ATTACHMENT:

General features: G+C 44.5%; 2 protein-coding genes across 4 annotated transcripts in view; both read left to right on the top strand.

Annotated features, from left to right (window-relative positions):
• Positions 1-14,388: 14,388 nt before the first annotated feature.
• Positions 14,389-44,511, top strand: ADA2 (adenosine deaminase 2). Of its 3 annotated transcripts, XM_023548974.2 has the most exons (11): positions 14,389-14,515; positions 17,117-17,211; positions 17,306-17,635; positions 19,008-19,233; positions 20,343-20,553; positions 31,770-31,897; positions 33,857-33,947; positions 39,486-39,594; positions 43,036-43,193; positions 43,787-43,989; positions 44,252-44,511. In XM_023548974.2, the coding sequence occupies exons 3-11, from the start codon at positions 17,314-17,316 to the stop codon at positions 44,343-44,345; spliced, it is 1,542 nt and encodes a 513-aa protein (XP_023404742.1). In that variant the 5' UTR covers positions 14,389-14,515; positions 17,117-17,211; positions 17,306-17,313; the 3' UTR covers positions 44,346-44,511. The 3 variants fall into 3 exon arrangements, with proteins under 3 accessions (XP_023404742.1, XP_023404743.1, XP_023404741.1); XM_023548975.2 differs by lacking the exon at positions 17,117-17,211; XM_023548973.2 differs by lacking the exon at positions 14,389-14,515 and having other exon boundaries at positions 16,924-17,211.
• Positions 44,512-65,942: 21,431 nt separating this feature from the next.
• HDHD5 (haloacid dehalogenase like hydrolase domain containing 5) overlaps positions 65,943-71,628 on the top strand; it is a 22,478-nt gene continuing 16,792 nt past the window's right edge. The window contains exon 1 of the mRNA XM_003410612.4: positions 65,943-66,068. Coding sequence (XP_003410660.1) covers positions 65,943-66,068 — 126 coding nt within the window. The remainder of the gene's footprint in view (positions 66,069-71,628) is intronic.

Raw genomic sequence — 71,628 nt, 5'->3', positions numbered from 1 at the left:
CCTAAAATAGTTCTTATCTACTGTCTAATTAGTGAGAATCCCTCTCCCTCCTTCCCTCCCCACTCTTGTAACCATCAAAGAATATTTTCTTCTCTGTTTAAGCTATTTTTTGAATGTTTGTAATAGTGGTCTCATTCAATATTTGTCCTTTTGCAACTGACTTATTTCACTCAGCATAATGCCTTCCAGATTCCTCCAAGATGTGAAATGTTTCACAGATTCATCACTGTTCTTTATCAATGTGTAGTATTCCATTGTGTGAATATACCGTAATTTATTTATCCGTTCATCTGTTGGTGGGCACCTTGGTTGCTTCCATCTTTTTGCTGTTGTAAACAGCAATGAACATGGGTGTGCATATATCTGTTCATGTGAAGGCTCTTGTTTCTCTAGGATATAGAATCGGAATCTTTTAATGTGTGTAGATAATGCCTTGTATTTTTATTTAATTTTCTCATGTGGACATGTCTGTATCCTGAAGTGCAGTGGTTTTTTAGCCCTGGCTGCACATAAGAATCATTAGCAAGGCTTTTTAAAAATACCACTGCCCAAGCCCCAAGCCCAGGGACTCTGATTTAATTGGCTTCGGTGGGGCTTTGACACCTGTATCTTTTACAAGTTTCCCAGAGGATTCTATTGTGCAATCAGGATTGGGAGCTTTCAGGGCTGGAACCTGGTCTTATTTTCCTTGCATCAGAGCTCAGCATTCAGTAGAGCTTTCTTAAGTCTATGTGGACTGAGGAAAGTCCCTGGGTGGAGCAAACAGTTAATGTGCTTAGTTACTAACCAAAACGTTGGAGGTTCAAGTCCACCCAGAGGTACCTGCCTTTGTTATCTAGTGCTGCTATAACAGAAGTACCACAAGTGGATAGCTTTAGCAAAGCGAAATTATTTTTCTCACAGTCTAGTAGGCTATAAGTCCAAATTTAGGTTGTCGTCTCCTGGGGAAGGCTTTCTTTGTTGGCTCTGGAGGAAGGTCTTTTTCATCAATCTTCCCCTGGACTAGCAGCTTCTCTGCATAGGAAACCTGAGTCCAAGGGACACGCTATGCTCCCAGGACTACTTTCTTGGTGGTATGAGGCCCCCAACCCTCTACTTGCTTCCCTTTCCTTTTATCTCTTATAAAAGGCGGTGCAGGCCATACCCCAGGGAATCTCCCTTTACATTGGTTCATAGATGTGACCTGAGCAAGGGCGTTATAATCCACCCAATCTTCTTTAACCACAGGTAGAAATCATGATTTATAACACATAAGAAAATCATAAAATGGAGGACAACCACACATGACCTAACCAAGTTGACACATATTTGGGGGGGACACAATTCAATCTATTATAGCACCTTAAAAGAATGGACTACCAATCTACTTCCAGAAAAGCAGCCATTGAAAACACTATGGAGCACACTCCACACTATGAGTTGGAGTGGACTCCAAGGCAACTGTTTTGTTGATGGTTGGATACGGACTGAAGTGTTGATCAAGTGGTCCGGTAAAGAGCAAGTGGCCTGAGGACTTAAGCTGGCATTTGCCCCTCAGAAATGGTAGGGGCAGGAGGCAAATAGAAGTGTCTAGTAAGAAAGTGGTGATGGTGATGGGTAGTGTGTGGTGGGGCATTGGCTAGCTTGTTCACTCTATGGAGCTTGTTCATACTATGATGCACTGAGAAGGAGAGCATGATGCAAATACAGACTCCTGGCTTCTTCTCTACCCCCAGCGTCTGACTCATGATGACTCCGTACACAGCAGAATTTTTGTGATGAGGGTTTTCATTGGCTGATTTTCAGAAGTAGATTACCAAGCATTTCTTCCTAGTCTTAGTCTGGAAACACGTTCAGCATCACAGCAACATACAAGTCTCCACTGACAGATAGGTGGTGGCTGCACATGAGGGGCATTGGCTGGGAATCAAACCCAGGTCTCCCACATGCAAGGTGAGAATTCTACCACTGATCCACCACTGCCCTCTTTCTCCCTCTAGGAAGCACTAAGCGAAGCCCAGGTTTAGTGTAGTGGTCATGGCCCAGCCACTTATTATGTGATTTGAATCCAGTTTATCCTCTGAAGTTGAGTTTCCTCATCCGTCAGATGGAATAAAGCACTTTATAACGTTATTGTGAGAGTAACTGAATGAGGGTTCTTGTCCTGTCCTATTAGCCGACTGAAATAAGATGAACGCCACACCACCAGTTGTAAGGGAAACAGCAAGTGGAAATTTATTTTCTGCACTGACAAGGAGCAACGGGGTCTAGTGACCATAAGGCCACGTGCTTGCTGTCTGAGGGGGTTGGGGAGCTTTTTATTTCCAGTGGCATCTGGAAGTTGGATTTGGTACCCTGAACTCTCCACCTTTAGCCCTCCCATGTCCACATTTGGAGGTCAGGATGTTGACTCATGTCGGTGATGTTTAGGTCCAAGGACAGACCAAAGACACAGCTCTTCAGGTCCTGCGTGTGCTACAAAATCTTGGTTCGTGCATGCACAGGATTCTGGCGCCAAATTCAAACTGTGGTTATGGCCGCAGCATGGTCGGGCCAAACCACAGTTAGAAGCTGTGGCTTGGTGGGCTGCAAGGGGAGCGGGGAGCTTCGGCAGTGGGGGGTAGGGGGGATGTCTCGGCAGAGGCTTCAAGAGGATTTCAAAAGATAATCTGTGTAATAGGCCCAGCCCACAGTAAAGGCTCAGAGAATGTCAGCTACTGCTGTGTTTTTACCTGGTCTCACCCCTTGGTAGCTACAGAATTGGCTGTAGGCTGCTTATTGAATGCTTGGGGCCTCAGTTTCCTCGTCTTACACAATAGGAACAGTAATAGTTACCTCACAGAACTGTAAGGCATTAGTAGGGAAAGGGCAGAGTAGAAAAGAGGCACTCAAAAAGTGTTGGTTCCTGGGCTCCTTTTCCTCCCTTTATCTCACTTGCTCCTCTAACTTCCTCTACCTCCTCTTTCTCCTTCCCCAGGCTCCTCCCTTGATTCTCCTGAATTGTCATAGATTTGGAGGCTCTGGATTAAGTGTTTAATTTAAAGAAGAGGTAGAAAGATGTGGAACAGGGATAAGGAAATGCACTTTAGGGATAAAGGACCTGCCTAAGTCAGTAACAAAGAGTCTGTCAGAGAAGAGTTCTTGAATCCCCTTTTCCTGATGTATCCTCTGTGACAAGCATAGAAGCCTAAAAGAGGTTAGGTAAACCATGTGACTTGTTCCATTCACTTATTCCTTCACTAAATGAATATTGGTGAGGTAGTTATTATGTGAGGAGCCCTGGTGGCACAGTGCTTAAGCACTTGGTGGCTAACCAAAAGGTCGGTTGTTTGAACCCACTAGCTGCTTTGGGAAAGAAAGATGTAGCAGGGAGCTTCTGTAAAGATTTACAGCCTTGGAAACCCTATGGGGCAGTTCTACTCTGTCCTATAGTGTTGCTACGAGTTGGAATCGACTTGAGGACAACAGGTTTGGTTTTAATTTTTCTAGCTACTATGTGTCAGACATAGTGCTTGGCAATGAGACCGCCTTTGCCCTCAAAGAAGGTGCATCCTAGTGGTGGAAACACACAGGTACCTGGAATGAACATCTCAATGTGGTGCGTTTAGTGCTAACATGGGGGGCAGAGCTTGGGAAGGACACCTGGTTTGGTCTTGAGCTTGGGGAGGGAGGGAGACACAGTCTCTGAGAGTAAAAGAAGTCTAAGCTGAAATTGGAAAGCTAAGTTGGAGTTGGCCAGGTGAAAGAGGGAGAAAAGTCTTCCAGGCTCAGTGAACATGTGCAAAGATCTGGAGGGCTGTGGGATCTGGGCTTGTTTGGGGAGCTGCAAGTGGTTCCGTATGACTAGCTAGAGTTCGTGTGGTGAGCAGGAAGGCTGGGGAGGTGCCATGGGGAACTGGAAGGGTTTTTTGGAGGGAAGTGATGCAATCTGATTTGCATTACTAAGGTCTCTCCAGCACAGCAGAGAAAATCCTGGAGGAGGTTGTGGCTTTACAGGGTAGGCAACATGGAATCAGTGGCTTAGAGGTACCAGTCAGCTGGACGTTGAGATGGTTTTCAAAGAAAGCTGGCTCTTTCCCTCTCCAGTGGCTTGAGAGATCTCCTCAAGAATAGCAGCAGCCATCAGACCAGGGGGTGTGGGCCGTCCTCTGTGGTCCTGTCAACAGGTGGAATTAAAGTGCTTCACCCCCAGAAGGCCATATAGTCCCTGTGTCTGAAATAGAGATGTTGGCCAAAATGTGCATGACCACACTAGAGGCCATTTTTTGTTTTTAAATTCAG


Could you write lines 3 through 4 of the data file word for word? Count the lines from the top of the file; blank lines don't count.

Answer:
• Positions 1-14,388: 14,388 nt before the first annotated feature.
• Positions 14,389-44,511, top strand: ADA2 (adenosine deaminase 2). Of its 3 annotated transcripts, XM_023548974.2 has the most exons (11): positions 14,389-14,515; positions 17,117-17,211; positions 17,306-17,635; positions 19,008-19,233; positions 20,343-20,553; positions 31,770-31,897; positions 33,857-33,947; positions 39,486-39,594; positions 43,036-43,193; positions 43,787-43,989; positions 44,252-44,511. In XM_023548974.2, the coding sequence occupies exons 3-11, from the start codon at positions 17,314-17,316 to the stop codon at positions 44,343-44,345; spliced, it is 1,542 nt and encodes a 513-aa protein (XP_023404742.1). In that variant the 5' UTR covers positions 14,389-14,515; positions 17,117-17,211; positions 17,306-17,313; the 3' UTR covers positions 44,346-44,511. The 3 variants fall into 3 exon arrangements, with proteins under 3 accessions (XP_023404742.1, XP_023404743.1, XP_023404741.1); XM_023548975.2 differs by lacking the exon at positions 17,117-17,211; XM_023548973.2 differs by lacking the exon at positions 14,389-14,515 and having other exon boundaries at positions 16,924-17,211.